I think that’s the greatest kind of fear: The fear that’s present right in front of us, and from people that we know. It’s very different than the anonymous kind of harassment that we might experience online. What I try to do in that situation is really guided by this wonderful quote that I often use, that [First Lady] Lady Bird Johnson once said. She was asked how she managed to step up and be a public figure when she was extraordinarily shy. And she said that sometimes you have to “become so wrapped up in something that you forget to be afraid.” A couple of years ago, I wrote a memoir and I titled it Forgetting to Be Afraid. I think the lesson learned there is that when we are fighting for something that is bigger than we are, and that we care very, very much about, it’s much easier to put fear about ourselves aside in favor of that larger value that we’re fighting for. And I hope that young women who are standing up and speaking out about an issue that may not be entirely popular with their peer group will feel the courage that comes from knowing that they’re fighting for something that’s bigger than them, bigger than their friends on that particular day, and that they are a ripple that’s creating a larger wave and that’s going to join together with the other ripples out there to create a real change.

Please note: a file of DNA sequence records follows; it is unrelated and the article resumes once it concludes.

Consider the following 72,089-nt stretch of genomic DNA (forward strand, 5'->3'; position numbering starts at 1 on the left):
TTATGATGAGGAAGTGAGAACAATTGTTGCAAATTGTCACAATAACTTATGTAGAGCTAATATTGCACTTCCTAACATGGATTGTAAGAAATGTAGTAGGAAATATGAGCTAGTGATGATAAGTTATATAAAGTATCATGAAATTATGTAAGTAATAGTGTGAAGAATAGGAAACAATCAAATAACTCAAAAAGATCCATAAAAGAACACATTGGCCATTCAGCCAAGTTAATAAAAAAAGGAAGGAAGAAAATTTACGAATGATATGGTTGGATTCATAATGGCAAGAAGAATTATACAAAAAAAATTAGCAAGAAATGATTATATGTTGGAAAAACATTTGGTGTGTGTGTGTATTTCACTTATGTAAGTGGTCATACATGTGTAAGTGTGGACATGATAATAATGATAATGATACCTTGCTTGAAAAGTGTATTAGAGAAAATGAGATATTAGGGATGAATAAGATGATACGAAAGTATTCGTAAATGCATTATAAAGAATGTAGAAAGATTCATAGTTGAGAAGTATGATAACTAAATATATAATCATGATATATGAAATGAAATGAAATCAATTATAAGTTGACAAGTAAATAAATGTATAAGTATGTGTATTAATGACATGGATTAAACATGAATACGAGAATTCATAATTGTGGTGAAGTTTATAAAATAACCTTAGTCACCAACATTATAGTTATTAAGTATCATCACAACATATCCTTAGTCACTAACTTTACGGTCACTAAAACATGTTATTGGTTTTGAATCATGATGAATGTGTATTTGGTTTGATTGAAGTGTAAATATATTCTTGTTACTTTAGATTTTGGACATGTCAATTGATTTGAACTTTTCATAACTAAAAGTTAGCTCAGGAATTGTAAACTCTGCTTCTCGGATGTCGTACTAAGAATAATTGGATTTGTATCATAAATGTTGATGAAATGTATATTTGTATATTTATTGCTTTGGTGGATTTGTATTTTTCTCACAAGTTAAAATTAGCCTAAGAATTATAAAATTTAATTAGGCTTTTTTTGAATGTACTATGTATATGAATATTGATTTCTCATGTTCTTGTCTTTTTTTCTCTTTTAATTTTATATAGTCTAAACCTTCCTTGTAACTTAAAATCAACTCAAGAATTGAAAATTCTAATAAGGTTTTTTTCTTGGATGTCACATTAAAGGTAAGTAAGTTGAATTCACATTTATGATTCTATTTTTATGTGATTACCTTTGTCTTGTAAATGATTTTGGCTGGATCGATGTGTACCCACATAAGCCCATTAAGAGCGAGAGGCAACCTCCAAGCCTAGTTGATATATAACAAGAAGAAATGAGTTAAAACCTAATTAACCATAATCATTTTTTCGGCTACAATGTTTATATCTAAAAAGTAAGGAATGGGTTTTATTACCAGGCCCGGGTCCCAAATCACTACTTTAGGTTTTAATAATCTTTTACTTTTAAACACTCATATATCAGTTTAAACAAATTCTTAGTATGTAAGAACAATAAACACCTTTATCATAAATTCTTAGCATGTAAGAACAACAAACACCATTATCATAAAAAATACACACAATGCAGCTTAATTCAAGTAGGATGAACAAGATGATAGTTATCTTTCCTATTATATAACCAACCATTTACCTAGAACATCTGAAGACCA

Aside from Lady Bird Johnson, are there any other activists or political leaders who inspire you similarly?